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Systematic Reviews in Health



UC now has access to JBI SUMARI - the Joanna Briggs Institute's premier software for systematic reviews.  For information about SUMARI and other systematic review software at UC, see the Article Screening page of this guide.


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Systematic Reviews in Health by Murray Turner at University of Canberra is licensed under a Creative Commons Attribution-ShareAlike 4.0 International License.

What are Systematic Reviews?

A Systematic Review is a review of a clearly formulated question that uses systematic and explicit methods to identify, select, and critically appraise relevant research, and to collect and analyse data from the included studies. Statistical methods (meta-analysis) may be used to analyse and summarise the results of the included studies. Meta-analysis refers to the use of statistical techniques in a review to integrate the results of included studies.1

Systematic Reviews differ from traditional narrative reviews and the key characteristics of a systematic review are:

  • a clearly stated set of objectives with pre-defined eligibility criteria for studies
  • an explicit, reproducible methodology
  • a systematic search that attempts to identify all studies that would meet the eligibility criteria
  • an assessment of the validity of the findings of the included studies, for example through the assessment of risk of bias and
  • a systematic presentation, and synthesis, of the characteristics and findings of the included studies.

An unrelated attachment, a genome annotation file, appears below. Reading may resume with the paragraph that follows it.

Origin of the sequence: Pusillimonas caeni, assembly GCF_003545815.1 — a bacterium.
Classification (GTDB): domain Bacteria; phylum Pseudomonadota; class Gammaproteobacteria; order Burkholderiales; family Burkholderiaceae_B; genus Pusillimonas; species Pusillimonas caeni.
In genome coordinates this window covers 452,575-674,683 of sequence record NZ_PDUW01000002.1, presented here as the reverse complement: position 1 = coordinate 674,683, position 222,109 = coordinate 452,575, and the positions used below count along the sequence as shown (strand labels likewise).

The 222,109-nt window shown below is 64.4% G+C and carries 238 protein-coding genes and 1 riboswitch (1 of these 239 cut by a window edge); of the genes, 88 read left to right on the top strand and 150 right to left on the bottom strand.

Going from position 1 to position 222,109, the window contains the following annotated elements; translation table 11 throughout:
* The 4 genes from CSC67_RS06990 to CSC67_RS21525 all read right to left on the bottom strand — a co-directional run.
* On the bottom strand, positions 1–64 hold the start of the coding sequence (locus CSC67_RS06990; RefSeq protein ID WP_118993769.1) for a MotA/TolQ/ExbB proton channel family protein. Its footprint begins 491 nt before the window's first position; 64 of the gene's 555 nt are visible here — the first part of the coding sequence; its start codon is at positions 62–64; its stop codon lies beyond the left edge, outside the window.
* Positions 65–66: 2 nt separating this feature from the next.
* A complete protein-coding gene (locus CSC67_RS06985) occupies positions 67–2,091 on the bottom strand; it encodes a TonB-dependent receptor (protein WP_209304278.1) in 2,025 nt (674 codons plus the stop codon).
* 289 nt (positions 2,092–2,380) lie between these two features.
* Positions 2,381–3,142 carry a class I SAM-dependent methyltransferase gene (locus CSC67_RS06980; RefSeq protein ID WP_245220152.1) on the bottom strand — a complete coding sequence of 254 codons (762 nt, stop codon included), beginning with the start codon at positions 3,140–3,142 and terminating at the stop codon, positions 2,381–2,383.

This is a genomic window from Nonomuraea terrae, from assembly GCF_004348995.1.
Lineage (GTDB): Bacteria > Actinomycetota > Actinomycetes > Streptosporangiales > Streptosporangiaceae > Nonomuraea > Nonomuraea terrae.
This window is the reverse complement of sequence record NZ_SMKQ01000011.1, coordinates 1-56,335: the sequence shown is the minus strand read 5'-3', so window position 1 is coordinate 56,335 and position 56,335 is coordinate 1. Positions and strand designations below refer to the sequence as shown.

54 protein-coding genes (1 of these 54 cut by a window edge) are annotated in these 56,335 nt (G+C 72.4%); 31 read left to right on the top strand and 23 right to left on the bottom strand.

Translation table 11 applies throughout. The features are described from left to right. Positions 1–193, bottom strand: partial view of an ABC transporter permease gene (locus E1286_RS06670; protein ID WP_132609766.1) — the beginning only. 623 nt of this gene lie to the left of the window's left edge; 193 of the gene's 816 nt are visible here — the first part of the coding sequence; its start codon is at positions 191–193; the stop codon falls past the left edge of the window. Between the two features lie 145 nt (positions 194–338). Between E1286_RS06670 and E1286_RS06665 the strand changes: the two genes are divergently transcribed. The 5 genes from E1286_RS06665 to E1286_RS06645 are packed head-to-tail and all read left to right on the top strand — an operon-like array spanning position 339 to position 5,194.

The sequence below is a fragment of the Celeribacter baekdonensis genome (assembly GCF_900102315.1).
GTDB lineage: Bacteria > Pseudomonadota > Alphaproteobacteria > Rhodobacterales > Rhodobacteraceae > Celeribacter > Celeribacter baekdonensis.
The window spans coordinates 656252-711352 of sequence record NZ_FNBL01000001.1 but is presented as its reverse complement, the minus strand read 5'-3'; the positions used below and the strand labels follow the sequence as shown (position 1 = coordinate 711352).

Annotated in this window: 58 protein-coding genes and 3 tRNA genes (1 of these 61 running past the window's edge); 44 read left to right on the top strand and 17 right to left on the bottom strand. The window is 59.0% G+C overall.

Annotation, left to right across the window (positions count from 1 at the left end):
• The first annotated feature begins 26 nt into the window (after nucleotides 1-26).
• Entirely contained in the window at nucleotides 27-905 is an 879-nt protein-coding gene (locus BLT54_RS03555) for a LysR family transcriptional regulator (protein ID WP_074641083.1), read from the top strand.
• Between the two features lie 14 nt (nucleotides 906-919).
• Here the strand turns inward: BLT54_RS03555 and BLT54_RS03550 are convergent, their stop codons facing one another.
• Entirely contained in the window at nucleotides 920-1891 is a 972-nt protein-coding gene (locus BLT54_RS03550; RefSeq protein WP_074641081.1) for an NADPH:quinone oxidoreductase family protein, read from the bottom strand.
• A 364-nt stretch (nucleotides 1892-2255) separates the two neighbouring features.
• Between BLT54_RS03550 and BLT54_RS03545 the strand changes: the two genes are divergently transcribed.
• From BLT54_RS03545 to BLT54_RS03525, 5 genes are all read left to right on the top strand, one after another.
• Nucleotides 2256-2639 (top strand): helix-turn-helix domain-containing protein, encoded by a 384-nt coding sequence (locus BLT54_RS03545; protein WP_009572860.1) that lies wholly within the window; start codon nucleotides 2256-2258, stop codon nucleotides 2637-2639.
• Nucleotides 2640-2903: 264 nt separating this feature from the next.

Steps of a Systematic Review

Systematic Review Step by Step

The Need for Systematic Reviews

Systematic Reviews are the "gold standard" for synthesising evidence in health because of their rigorous methodology.  They are an important source of evidence to guide the development of clinical practice guidelines and to inform clinical decision-making. More generally Systematic Reviews provide healthcare professionals, consumers, researchers, and policy makers with identified, appraised, and synthesised research-based evidence in an accessible format, therefore saving them considerable time.2


1. Higgins, P.T., & Green, S. (eds.). (2008). Cochrane handbook for systematic reviews of interventions.  Chichester, England ; Hoboken, NJ : Wiley- Blackwell.  Available:

2. Mulrow, C.D. (1994). Rationale for systematic reviews. BMJ 309: 597-599. Available:

Cochrane Handbook for Systematic Reviews of Interventions

For more detailed instruction on Conducting a Systematic Review see the Cochrane Handbook for Systematic Reviews of Interventions.  The latest (Version 6, 2019) edition of the Cochrane Handbook is available here.